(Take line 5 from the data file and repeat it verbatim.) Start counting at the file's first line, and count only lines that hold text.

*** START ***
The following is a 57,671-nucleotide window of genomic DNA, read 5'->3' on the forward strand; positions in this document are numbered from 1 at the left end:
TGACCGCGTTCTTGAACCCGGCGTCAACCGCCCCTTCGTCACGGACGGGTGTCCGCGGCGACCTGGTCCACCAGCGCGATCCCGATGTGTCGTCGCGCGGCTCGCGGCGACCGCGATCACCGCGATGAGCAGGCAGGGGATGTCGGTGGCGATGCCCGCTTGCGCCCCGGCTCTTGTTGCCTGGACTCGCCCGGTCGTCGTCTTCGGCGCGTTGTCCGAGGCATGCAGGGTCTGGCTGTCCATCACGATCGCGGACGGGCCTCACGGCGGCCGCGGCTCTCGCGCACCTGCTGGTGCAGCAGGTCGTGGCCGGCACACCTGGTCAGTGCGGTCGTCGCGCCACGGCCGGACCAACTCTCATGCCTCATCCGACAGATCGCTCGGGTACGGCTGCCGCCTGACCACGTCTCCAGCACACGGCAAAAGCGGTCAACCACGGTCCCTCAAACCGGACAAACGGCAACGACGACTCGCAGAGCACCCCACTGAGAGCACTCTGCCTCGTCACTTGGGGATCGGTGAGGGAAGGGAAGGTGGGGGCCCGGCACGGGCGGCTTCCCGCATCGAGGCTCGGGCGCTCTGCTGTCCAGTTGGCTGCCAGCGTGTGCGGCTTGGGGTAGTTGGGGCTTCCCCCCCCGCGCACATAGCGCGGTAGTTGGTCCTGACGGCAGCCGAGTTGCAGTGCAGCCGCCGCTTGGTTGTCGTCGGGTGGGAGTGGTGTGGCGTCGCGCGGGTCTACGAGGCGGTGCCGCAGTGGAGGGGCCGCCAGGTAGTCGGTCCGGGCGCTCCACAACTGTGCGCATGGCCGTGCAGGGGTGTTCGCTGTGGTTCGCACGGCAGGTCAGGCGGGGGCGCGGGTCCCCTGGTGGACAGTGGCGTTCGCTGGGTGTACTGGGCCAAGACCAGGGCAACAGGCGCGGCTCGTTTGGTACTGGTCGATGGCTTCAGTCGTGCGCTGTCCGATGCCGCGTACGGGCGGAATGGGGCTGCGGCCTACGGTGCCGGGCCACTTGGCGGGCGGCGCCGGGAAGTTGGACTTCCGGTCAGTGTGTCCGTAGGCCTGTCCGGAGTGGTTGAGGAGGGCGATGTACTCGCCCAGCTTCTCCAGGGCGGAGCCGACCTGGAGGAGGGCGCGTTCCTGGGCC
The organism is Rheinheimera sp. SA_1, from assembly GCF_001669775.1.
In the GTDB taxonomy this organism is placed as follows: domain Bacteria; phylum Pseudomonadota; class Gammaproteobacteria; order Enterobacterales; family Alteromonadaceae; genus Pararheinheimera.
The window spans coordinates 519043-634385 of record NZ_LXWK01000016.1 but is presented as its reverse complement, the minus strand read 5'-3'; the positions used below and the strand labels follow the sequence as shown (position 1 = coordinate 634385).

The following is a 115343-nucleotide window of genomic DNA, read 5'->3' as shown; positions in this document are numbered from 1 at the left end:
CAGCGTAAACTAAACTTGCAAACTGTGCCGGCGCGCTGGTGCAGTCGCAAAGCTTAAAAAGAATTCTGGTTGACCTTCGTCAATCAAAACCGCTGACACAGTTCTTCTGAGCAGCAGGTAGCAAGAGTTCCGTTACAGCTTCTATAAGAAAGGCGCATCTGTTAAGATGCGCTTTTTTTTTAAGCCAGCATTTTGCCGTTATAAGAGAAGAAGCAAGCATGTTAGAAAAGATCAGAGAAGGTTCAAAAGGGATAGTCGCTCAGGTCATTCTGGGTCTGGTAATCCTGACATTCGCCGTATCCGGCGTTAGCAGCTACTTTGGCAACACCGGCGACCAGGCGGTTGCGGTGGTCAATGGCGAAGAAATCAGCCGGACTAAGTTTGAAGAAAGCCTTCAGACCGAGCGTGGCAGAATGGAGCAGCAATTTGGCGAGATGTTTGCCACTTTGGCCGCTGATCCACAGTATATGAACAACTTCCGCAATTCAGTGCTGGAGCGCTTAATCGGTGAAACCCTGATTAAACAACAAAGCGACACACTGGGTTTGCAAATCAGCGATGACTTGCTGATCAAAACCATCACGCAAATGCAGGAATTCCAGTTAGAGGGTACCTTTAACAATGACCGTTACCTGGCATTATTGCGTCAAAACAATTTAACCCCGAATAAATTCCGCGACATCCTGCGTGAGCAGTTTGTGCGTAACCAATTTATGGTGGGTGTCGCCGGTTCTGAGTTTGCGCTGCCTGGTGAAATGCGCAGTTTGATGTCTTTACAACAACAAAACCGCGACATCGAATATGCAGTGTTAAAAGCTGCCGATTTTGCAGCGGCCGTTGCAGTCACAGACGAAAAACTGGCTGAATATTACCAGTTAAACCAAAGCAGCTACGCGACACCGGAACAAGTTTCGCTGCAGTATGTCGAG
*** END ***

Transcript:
The window spans coordinates 519043-634385 of record NZ_LXWK01000016.1 but is presented as its reverse complement, the minus strand read 5'-3'; the positions used below and the strand labels follow the sequence as shown (position 1 = coordinate 634385).